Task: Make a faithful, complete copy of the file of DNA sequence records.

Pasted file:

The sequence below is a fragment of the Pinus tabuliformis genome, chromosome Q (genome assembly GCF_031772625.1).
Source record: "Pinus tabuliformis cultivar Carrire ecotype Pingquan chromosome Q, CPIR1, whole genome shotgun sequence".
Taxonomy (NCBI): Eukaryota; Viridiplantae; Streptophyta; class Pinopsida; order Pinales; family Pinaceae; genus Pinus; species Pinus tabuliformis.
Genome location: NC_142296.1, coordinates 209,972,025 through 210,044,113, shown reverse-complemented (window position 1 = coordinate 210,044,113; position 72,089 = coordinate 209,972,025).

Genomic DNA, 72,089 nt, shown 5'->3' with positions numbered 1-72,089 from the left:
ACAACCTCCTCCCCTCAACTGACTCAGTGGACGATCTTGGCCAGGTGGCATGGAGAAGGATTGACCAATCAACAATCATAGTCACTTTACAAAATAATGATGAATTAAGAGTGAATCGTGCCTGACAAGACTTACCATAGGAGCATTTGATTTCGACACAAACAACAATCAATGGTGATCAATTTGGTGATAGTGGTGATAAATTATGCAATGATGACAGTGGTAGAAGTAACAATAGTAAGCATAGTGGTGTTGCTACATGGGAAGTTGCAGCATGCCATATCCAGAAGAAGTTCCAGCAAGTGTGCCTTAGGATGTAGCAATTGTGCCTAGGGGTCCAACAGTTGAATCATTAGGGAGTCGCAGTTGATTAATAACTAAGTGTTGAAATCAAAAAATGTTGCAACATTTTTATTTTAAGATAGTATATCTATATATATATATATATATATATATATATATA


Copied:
The sequence below is a fragment of the Pinus tabuliformis genome, chromosome Q (genome assembly GCF_031772625.1).
Source record: "Pinus tabuliformis cultivar Carrire ecotype Pingquan chromosome Q, CPIR1, whole genome shotgun sequence".
Taxonomy (NCBI): Eukaryota; Viridiplantae; Streptophyta; class Pinopsida; order Pinales; family Pinaceae; genus Pinus; species Pinus tabuliformis.
Genome location: NC_142296.1, coordinates 209,972,025 through 210,044,113, shown reverse-complemented (window position 1 = coordinate 210,044,113; position 72,089 = coordinate 209,972,025).

Genomic DNA, 72,089 nt, shown 5'->3' with positions numbered 1-72,089 from the left:
ACAACCTCCTCCCCTCAACTGACTCAGTGGACGATCTTGGCCAGGTGGCATGGAGAAGGATTGACCAATCAACAATCATAGTCACTTTACAAAATAATGATGAATTAAGAGTGAATCGTGCCTGACAAGACTTACCATAGGAGCATTTGATTTCGACACAAACAACAATCAATGGTGATCAATTTGGTGATAGTGGTGATAAATTATGCAATGATGACAGTGGTAGAAGTAACAATAGTAAGCATAGTGGTGTTGCTACATGGGAAGTTGCAGCATGCCATATCCAGAAGAAGTTCCAGCAAGTGTGCCTTAGGATGTAGCAATTGTGCCTAGGGGTCCAACAGTTGAATCATTAGGGAGTCGCAGTTGATTAATAACTAAGTGTTGAAATCAAAAAATGTTGCAACATTTTTATTTTAAGATAGTATATCTATATATATATATATATATATATATATATATA